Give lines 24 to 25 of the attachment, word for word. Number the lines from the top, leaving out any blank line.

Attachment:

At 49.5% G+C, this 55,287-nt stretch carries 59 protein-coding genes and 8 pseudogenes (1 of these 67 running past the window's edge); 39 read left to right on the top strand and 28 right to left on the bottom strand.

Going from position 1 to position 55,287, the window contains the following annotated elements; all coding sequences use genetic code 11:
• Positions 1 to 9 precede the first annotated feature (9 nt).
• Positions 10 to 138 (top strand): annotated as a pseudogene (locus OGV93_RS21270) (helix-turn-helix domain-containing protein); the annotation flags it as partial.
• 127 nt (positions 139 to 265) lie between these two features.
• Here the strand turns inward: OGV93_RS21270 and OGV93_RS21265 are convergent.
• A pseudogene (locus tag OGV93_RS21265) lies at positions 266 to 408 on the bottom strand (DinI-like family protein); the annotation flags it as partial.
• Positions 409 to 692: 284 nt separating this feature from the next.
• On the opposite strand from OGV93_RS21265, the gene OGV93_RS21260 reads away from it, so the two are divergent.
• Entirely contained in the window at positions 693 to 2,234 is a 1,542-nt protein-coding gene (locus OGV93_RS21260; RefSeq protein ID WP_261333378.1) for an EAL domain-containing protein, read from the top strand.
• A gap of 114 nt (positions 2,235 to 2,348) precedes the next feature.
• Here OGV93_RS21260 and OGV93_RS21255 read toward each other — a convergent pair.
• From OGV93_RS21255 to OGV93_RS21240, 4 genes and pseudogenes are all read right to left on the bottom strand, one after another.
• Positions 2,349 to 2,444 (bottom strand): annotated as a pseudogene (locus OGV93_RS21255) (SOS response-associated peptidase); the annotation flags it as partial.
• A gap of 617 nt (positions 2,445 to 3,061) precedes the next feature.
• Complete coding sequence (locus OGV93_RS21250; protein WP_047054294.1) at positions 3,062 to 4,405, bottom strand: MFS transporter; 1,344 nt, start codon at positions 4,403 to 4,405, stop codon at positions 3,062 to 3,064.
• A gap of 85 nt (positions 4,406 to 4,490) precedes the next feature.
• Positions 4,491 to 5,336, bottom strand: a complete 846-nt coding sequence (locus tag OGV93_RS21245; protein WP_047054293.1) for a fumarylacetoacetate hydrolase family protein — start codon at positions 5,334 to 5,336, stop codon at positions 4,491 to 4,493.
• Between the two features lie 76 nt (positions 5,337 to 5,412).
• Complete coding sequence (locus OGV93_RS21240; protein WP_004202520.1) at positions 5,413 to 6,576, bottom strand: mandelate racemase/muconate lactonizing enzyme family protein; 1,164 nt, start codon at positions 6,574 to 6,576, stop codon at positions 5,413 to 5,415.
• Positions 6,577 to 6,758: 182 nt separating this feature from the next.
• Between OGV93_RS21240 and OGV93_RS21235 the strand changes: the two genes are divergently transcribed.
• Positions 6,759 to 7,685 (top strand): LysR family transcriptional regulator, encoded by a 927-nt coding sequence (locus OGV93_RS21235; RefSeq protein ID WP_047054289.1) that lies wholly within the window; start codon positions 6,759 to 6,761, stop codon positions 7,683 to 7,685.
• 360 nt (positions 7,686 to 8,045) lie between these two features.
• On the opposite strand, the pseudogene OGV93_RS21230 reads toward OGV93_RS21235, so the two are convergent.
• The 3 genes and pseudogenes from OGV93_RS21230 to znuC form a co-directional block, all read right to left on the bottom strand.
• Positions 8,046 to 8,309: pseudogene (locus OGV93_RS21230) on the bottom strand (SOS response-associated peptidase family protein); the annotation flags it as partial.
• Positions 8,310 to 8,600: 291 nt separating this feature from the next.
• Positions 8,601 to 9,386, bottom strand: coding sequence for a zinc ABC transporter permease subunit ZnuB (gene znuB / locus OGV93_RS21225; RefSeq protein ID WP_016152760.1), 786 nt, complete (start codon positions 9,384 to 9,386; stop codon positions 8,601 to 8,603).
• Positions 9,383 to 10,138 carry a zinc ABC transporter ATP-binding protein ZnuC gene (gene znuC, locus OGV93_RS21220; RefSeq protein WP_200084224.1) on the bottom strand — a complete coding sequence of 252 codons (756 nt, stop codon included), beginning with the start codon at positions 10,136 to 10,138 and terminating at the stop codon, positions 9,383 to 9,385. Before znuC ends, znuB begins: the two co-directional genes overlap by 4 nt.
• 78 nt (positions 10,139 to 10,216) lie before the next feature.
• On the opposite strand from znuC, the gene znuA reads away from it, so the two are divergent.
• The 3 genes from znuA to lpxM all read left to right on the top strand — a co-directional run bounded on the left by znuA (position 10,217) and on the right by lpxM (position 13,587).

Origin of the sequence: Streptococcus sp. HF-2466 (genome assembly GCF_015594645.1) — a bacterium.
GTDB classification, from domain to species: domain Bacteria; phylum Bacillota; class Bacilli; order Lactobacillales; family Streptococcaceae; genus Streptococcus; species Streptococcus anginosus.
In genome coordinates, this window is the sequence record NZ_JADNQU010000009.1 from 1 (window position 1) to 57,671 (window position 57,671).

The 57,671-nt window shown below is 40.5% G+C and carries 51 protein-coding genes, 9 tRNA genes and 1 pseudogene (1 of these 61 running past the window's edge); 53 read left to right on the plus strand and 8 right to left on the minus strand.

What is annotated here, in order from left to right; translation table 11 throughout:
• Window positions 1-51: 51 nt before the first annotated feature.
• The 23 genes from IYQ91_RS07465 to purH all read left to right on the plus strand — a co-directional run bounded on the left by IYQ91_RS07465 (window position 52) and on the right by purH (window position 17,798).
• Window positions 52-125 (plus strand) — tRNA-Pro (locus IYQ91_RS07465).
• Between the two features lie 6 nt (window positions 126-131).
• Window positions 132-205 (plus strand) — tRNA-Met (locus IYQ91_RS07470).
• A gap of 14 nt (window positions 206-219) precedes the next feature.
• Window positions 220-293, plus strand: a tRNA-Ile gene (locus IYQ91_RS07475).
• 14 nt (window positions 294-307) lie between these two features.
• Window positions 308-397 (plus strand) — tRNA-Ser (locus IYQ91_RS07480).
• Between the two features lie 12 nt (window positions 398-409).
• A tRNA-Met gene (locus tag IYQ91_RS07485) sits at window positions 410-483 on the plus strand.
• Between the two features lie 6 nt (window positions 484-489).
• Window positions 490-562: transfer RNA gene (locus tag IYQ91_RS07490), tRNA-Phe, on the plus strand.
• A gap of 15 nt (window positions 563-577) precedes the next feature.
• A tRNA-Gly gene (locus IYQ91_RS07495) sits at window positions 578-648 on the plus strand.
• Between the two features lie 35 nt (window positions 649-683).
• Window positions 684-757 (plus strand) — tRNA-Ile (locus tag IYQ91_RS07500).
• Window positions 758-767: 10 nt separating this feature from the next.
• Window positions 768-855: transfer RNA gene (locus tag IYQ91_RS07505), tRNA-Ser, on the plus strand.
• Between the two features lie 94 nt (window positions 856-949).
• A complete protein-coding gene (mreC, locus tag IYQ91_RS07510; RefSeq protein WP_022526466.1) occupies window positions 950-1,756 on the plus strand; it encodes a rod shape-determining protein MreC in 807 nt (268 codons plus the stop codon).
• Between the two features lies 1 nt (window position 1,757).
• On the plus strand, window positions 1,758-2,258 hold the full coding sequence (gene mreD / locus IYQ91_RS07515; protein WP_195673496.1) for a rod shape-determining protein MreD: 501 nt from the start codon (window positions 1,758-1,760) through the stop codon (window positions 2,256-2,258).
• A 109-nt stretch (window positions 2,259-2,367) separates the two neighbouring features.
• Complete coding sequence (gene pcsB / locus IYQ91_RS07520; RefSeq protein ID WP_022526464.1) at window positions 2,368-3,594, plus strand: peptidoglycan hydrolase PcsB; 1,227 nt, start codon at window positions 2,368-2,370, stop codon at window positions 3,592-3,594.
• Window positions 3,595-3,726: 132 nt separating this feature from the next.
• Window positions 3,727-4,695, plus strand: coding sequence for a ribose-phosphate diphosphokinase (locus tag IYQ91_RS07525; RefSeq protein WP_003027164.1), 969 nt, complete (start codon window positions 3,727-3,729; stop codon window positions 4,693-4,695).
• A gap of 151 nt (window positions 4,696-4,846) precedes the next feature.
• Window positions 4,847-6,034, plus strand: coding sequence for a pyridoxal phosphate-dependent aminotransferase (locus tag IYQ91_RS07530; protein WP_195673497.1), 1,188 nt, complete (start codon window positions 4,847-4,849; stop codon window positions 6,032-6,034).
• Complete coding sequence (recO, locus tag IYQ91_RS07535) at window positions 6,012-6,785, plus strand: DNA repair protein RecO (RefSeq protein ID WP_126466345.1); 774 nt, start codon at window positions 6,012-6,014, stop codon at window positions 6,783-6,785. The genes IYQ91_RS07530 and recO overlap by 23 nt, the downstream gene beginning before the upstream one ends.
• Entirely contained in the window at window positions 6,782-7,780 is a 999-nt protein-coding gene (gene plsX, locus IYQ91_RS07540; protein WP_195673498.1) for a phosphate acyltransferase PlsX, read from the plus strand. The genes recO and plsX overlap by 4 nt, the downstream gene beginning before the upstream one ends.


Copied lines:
• 360 nt (positions 7,686 to 8,045) lie between these two features.
• On the opposite strand, the pseudogene OGV93_RS21230 reads toward OGV93_RS21235, so the two are convergent.